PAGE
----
Thrash Metal Turns the AMP up to 11: Slayer Leads a Legion of Legends to Glory One Last Time Thrash Metal Turns the AMP up to 11: Slayer Leads a Legion of Legends to Glory One Last Time
It’s been a truly remarkable, next level summer at the Walmart AMP and it’s also been Shindigmusic’s pleasure to bring you coverage of all... Thrash Metal Turns the AMP up to 11: Slayer Leads a Legion of Legends to Glory One Last Time

It’s been a truly remarkable, next level summer at the Walmart AMP and it’s also been Shindigmusic’s pleasure to bring you coverage of all these greats show. Out of all the big name acts we’ve had the privilege of seeing this summer, perhaps none is more singular – or surprising – than Slayer. Seriously, if someone told you at the beginning of this year that Slayer was coming to play the Walmart AMP, you would have probably laughed and said, “no way!” But it absolutely happened, and it was absolutely awesome!

Since this is Slayer’s “Final World Tour”, there was an extra air of gravitas and history hanging around the whole evening. Of course, that element was greatly accentuated by the presence of heavy hitters Lamb of God, Anthrax, Testament, and Napalm Death. If there were a Heavy Metal Hall of Fame, each of these bands would be first ballot inductees. All of this drew a crowd that, while honestly not as rowdy as one might expect, possibly in part due to the AMP’s strict “no moshing” policy, was surely there to party and raise hell and they were not disappointed.

The band that gave us Soundtrack to the Apocalypse also gave us a stage show inspired in kind. Pyro was a nearly constant feature, lending an even more foreboding element to a series of large backdrops emblazoned with classic Slayer imagery. One of them even glowed in the dark, providing a particularly cool blacklight poster-type quality to one of the brief quiet moments between songs when the stage wasn’t ablaze, possibly evoking high school memories of fans listening to Slayer in their bedrooms.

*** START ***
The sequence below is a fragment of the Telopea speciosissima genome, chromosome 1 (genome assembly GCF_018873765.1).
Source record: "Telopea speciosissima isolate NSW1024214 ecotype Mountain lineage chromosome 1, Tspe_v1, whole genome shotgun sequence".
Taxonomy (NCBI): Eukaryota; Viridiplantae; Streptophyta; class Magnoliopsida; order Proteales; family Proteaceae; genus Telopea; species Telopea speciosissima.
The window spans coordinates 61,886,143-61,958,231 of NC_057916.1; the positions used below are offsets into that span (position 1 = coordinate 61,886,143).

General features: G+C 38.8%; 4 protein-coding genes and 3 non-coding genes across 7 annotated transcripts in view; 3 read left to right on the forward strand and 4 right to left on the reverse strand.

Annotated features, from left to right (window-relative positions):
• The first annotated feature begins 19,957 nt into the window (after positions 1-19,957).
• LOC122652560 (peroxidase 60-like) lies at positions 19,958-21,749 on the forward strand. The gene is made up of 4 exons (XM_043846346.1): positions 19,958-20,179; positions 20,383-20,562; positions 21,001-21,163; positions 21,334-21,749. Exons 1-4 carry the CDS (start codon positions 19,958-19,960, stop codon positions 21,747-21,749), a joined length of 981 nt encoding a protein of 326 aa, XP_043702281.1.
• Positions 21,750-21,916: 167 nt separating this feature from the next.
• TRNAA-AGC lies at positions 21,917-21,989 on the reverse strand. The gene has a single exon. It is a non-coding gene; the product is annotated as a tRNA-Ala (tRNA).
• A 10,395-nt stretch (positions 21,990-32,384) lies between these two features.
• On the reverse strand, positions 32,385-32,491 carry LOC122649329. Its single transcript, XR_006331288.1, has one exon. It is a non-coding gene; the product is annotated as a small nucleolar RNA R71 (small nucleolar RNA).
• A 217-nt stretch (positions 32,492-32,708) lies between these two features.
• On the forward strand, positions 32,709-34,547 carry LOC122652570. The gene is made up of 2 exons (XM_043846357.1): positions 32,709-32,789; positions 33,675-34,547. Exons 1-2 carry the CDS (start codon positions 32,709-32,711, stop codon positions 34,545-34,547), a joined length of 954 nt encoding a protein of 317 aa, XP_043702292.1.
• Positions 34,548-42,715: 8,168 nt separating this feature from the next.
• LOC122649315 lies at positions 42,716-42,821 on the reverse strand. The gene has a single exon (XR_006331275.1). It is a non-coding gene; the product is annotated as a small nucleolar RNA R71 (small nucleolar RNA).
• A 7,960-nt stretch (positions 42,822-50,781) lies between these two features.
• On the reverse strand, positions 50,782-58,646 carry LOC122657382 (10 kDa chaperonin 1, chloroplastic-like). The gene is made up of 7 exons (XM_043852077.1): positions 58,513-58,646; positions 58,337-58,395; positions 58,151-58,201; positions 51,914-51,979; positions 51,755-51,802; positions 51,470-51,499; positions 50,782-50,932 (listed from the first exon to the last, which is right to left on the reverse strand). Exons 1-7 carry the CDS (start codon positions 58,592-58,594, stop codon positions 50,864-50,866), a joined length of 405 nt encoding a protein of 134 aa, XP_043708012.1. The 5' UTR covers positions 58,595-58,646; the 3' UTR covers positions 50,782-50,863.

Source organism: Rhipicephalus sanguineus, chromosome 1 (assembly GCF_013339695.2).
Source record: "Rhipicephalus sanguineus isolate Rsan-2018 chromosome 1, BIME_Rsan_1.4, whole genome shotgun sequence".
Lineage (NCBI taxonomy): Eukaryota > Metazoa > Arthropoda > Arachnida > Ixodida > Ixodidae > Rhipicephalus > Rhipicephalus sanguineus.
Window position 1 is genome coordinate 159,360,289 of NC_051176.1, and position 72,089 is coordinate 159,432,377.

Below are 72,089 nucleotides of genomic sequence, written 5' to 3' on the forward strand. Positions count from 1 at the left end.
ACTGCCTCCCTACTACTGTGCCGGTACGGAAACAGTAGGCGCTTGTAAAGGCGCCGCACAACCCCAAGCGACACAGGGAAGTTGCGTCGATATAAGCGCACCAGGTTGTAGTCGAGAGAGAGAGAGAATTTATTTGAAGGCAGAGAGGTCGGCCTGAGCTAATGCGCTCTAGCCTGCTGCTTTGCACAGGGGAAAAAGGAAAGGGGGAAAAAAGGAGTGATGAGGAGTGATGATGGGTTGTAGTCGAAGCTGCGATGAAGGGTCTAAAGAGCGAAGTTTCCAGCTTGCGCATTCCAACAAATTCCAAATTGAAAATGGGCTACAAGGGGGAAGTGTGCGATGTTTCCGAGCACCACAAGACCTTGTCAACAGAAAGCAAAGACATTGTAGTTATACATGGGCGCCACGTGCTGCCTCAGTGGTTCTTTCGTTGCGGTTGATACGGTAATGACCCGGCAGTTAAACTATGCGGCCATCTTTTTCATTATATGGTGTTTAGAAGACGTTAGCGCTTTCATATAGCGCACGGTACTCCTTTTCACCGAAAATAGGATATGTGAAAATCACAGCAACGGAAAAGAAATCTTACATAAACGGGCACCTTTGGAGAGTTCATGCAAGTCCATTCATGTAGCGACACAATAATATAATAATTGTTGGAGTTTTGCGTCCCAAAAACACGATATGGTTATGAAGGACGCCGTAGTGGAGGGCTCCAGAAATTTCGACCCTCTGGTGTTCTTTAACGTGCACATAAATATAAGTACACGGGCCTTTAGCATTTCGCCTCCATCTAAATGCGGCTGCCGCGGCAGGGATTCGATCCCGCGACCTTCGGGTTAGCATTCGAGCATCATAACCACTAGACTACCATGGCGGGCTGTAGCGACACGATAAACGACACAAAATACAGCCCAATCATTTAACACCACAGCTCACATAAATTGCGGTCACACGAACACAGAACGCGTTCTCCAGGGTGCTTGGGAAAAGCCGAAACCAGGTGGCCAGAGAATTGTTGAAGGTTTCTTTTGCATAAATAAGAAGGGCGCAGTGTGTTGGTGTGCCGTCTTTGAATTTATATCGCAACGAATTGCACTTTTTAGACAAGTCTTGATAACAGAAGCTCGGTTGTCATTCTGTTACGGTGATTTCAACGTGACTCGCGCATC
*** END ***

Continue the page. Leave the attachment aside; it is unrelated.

The setlist was chocked full of Slayer’s most notorious songs; “Angel of Death”, “Chemical Warfare”, “South of Heaven”, “Seasons in the Abyss”, and “Raining Blood” all got play in a performance that represented a fairly comprehensive cross section of their Satanic career. Even “Repentless”, the title track from their unfortunately Jeff Hanneman-less final album, opened the show. As arguably the most important writer in Slayer, having penned many of the signature songs comprising the set, Hanneman’s loss was felt throughout the night, and it even ended with a backdrop of his personal Heineken-inspired logo, but his successor Gary Holt (a legend in his own right from his great career in Bay Area stalwart pioneers Exodus) did as good a job as anyone could be expected to in filling Hanneman’s shoes, or rather his black leather boots.

Befitting the simultaneously somber yet intensely fierce tone of the performance, Slayer generally wasted no time between songs with small talk, although front man Tom Araya did take a moment before playing “War Ensemble” to direct the audience “take a deep breath” and yell. He was a respiratory therapist before and during the early days of Slayer, and doubtless Slayer is a therapeutic outlet for many of their fans, so maybe Araya still sees them as patients. In any event everyone there received excellent care, even if it was for the last time. Slayer played the following songs…


Blood Red


Mandatory Suicide

Hate Worldwide

War Ensemble


When the Stillness Comes


Black Magic


Seasons in the Abyss


Dead Skin Mask

Hell Awaits

South of Heaven

Raining Blood

Chemical Warfare

Angel of Death

Heralding the arrival of the “legendary band that created this style of music” per singer Randy Blythe, Lamb of God “returned to Arkansas to fuck this place up!” Unfortunately, they did so without one of the most important weapons in their arsenal, drummer Chris Adler, who is highly respected in the metal world and had to sit out this tour “due to unforeseen circumstances.” Fortunately, his replacement Art Cruz did a fine job and their set was heavy and fantastic, easily demonstrating that they were worthy of their place on the bill, though it was sadly filled with numerous technical difficulties because the “crowd raged so hard the power blew!” However, these instances gave Blythe the chance to riff about the historic nature of the evening and whatever else was on his mind, so that was pretty cool. Before performing “Walk With Me in Hell”, he dedicated the song to “anyone who saw us at (sic) Geno’s Pizza back in the day,” ostensibly a reference their August 9, 2004 show at the venerable Vino’s in Little Rock. It’s always nice when a band doesn’t forget their roots and shows appreciation for their early supporters after they achieve massive success, even if they understandably don’t get every single detail right. Lamb of God played the following songs…



Walk With Me in Hell

Now You’ve Got Something to Die For


Engage the Fear Machine

Blacken the Cursed Sun

Laid to Rest